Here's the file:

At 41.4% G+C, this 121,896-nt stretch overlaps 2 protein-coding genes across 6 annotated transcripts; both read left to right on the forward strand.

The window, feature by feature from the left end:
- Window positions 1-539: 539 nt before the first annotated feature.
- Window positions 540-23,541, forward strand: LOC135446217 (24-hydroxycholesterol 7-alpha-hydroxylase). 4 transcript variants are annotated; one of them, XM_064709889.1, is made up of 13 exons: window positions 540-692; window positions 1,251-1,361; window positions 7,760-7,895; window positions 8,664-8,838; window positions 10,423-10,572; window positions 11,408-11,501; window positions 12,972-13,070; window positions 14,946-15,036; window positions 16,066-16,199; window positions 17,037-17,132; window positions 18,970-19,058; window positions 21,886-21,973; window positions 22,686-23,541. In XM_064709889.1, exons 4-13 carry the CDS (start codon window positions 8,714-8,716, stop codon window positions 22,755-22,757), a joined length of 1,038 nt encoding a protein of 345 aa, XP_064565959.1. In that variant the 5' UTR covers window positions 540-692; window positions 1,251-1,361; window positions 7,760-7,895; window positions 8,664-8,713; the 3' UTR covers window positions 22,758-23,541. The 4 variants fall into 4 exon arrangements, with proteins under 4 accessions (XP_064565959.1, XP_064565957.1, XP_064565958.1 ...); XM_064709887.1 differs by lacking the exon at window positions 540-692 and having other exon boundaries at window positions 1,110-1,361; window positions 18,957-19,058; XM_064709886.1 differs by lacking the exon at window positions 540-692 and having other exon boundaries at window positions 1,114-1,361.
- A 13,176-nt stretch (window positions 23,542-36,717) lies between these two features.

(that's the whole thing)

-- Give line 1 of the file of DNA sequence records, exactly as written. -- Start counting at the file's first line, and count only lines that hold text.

At 41.4% G+C, this 121,896-nt stretch overlaps 2 protein-coding genes across 6 annotated transcripts; both read left to right on the forward strand.